“Now that we must write stories in English on top of our normal workload, we have to sacrifice our breaks and work overtime,” Mr. Kim says. “That’s what slows down the process.”
Consistency is not a matter of life and death to JujuGugu staff members. For the latest issue, the word “News” was removed from the paper’s nameplate. “We did not have enough room,” Mr. Kim explains sheepishly. “Maybe next time we can shrink everything in.”
In the most recent issue, the paper spells the district three different ways ― “Junggu,” “Jung-gu” and “jung gu.” “It’s strange,” Mr. Kim says, “but those kinds of mistakes seem to hide when I try to spot them on proofs.”
Most staffers at the tabloid have not ranged far from Jung-gu. Ms. Yoon did spend a few years in Moscow and still speaks some Russian, though no one has yet found a way to work that skill into the pages of The JujuGugu Herald News. Someone did, however, find a way to reproduce lyrics from a Whitney Houston song.
“We are not professionals,” confesses Mr. Kim. “We are just happy to see our ideas and dreams realized in something tangible.”
Sometimes, of course those ideas and dreams get sidetracked. Park Jin-young, a staff member whose job is to see that restaurants in the district are licensed, says, “The hardest part for me comes when I see what I wrote in English differs from what I actually had in mind.” As she sipped a cup of coffee one day last month, Ms. Park hit on the idea of writing something out of her own personal interests and so she contributed a story on the history of coffee in Korea. In the article, she says, “We think coffee mediates people in modern society.” She ends the piece this way: “As people consumed coffee in large quantities, many suffered from insomnia. But that is another story.”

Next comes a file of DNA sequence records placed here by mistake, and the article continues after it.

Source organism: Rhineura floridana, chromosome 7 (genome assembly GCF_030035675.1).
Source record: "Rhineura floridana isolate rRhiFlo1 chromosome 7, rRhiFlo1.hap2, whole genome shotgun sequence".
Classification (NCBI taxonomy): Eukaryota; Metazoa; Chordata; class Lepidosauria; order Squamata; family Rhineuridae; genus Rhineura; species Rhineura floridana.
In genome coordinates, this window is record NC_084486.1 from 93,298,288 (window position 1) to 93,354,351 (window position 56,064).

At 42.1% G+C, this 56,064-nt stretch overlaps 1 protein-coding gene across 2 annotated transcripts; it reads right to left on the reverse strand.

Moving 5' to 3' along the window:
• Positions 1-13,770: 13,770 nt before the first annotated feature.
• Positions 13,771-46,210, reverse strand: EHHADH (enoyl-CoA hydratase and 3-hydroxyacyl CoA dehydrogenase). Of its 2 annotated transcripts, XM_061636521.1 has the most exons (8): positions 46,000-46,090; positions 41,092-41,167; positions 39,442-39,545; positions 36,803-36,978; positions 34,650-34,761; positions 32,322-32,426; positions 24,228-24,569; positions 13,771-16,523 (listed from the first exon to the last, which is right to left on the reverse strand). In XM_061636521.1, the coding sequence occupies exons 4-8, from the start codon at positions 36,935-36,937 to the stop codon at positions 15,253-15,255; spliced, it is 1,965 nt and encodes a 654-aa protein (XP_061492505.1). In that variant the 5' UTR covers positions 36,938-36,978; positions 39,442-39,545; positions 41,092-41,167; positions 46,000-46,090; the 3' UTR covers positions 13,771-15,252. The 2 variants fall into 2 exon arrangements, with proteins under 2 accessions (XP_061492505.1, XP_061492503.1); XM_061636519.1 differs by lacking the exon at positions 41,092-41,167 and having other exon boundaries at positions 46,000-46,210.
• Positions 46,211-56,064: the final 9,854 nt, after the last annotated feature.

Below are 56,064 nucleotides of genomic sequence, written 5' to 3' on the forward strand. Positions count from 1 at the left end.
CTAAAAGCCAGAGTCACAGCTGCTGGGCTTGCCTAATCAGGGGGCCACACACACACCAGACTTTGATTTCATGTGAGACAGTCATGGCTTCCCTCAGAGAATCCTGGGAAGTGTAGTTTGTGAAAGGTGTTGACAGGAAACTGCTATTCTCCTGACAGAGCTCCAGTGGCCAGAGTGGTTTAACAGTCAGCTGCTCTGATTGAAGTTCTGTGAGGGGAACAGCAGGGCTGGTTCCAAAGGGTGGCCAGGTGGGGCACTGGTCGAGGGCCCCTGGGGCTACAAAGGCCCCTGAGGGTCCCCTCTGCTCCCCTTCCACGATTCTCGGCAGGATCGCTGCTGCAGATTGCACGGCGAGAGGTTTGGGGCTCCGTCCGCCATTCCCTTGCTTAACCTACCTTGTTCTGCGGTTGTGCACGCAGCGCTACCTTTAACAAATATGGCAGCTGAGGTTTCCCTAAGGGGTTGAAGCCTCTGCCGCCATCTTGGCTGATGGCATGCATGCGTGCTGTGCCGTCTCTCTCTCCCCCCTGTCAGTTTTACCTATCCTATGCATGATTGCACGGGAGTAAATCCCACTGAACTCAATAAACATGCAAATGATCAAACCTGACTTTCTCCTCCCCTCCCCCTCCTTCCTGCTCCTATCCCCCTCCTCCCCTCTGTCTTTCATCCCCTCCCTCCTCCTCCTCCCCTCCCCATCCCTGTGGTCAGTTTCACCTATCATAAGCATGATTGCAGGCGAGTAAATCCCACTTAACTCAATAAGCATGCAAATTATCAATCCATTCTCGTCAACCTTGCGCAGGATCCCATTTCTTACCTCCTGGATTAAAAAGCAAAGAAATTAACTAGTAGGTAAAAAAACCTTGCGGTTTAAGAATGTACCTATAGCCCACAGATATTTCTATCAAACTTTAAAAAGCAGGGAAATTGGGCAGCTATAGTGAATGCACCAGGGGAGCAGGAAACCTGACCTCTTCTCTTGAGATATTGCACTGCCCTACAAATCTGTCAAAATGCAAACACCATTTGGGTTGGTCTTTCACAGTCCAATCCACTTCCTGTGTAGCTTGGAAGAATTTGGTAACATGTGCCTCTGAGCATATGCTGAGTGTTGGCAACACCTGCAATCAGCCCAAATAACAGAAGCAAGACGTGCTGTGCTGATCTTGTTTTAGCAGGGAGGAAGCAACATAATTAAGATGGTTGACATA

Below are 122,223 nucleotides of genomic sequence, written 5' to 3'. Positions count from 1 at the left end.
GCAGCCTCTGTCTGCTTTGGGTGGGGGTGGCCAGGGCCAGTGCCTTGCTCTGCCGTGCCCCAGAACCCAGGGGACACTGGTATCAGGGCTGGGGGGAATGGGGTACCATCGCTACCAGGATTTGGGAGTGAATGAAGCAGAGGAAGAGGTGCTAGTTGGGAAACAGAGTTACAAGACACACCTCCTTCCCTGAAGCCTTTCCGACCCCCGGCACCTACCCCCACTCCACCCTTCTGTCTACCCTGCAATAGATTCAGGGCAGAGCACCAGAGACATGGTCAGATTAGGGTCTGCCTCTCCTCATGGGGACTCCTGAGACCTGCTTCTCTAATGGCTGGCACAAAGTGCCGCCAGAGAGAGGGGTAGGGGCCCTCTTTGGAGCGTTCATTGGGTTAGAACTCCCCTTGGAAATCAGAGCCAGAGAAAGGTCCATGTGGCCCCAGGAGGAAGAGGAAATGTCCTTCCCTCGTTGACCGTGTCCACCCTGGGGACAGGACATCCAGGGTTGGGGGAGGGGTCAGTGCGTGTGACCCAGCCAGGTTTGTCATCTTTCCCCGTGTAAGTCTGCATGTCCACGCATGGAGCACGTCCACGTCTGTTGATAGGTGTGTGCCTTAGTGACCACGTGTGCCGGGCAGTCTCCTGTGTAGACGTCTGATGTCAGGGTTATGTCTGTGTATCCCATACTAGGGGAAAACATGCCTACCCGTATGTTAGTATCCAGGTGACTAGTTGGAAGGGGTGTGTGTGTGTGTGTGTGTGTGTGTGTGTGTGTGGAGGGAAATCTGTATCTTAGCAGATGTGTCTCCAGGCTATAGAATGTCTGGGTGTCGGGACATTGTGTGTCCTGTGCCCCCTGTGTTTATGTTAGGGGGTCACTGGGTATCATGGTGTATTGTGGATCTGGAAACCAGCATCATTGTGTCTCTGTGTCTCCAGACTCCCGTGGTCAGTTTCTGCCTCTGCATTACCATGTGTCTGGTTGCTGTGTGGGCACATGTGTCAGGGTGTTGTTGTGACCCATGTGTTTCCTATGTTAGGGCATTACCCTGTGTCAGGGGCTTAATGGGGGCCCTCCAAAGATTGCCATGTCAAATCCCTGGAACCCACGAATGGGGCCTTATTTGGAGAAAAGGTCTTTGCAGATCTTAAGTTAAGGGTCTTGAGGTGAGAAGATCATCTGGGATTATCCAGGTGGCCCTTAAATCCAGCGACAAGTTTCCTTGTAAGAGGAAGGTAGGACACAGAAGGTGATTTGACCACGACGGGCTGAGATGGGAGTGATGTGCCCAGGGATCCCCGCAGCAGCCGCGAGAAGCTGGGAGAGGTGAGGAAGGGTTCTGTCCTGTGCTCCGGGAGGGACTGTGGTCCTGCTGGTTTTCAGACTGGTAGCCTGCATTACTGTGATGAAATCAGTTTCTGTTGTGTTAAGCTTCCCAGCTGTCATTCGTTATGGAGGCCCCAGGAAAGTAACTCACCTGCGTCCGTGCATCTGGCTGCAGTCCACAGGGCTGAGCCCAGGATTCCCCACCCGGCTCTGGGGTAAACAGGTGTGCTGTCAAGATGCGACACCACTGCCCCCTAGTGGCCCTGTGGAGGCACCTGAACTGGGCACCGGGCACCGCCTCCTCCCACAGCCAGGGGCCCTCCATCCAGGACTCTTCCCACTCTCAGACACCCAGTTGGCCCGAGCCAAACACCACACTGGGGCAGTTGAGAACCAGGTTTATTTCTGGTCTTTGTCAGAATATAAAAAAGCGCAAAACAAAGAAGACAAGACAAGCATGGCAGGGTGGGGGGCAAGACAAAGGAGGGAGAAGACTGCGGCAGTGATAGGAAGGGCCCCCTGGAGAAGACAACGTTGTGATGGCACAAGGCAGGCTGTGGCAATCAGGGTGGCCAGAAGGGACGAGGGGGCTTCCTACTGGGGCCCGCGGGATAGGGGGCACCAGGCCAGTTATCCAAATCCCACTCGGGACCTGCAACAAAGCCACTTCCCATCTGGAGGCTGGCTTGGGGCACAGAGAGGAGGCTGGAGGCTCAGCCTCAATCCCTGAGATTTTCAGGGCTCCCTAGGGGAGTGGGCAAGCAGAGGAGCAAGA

Jung Mi-seon, who manages old-age homes in the district, says that to write about traditional Korean culture is forever a challenge. “No matter how hard I try, I just cannot express in words what a hanok, or Korean traditional house, is.”
Ms. Jung, a housewife with a newborn at home, wanted to quit the paper several times during the writing of her hanok story. It’s hard to put pen to paper at home while burping an infant and mopping the kitchen floor. “Mr. Kim, however, was always there to back me up,” she says, “I think it’s the bond among people that makes the paper go on.”
Most JujuGugu Herald News staffers wish the feedback were better. After the second issue came out, Mr. Kim did receive a phone call from a reader, a Jung-gu district resident, who said, “In every dictionary I’ve looked, I can’t find the word ‘JujuGugu.’”
Some readers, Mr. Kim happily points out, use the paper to study English. He recently received a telephone call from Ansan City Hall, asking for a copy. “The officials there said they are also thinking about having an English paper -- like ours.”
To boost readership, the paper started a crossword puzzle. Mr. Kim says he pays particular attention to make the puzzle reader-friendly, using clues such as “When I am not happy, I ___.” He even offers prizes for anyone solving part of a puzzle.
So far, though, no one has sent in a single solution.

by Chun Su-jin